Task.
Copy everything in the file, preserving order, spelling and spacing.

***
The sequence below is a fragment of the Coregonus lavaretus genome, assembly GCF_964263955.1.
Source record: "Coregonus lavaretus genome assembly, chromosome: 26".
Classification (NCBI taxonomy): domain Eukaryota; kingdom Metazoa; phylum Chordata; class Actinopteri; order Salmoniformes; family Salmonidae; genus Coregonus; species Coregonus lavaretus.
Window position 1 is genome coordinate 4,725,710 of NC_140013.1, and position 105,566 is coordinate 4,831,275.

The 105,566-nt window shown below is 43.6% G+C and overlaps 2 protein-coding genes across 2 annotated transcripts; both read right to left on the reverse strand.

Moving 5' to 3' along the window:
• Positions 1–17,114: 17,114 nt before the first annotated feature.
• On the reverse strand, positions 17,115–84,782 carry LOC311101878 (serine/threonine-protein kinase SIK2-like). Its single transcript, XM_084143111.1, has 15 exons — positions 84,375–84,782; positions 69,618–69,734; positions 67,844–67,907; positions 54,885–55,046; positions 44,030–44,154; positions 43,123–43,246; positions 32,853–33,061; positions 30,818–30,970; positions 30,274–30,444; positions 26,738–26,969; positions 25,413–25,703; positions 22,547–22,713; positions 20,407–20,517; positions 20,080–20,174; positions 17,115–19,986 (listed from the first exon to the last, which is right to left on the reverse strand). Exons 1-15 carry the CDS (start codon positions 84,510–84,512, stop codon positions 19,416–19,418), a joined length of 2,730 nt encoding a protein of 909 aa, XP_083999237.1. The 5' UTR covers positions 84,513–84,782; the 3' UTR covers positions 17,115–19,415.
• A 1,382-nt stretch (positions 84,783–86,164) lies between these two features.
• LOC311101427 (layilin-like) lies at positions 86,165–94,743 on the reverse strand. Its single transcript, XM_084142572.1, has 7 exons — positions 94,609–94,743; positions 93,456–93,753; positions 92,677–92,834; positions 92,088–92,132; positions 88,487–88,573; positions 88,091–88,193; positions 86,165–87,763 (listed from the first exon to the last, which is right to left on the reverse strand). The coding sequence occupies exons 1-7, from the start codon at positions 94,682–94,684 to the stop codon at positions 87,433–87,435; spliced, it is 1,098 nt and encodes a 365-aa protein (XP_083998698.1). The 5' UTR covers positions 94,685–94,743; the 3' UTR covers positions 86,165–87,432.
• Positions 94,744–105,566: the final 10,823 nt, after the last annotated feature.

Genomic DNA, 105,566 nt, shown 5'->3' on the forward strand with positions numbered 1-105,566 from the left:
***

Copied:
The sequence below is a fragment of the Coregonus lavaretus genome, assembly GCF_964263955.1.
Source record: "Coregonus lavaretus genome assembly, chromosome: 26".
Classification (NCBI taxonomy): domain Eukaryota; kingdom Metazoa; phylum Chordata; class Actinopteri; order Salmoniformes; family Salmonidae; genus Coregonus; species Coregonus lavaretus.
Window position 1 is genome coordinate 4,725,710 of NC_140013.1, and position 105,566 is coordinate 4,831,275.

The 105,566-nt window shown below is 43.6% G+C and overlaps 2 protein-coding genes across 2 annotated transcripts; both read right to left on the reverse strand.

Moving 5' to 3' along the window:
• Positions 1–17,114: 17,114 nt before the first annotated feature.
• On the reverse strand, positions 17,115–84,782 carry LOC311101878 (serine/threonine-protein kinase SIK2-like). Its single transcript, XM_084143111.1, has 15 exons — positions 84,375–84,782; positions 69,618–69,734; positions 67,844–67,907; positions 54,885–55,046; positions 44,030–44,154; positions 43,123–43,246; positions 32,853–33,061; positions 30,818–30,970; positions 30,274–30,444; positions 26,738–26,969; positions 25,413–25,703; positions 22,547–22,713; positions 20,407–20,517; positions 20,080–20,174; positions 17,115–19,986 (listed from the first exon to the last, which is right to left on the reverse strand). Exons 1-15 carry the CDS (start codon positions 84,510–84,512, stop codon positions 19,416–19,418), a joined length of 2,730 nt encoding a protein of 909 aa, XP_083999237.1. The 5' UTR covers positions 84,513–84,782; the 3' UTR covers positions 17,115–19,415.
• A 1,382-nt stretch (positions 84,783–86,164) lies between these two features.
• LOC311101427 (layilin-like) lies at positions 86,165–94,743 on the reverse strand. Its single transcript, XM_084142572.1, has 7 exons — positions 94,609–94,743; positions 93,456–93,753; positions 92,677–92,834; positions 92,088–92,132; positions 88,487–88,573; positions 88,091–88,193; positions 86,165–87,763 (listed from the first exon to the last, which is right to left on the reverse strand). The coding sequence occupies exons 1-7, from the start codon at positions 94,682–94,684 to the stop codon at positions 87,433–87,435; spliced, it is 1,098 nt and encodes a 365-aa protein (XP_083998698.1). The 5' UTR covers positions 94,685–94,743; the 3' UTR covers positions 86,165–87,432.
• Positions 94,744–105,566: the final 10,823 nt, after the last annotated feature.

Genomic DNA, 105,566 nt, shown 5'->3' on the forward strand with positions numbered 1-105,566 from the left: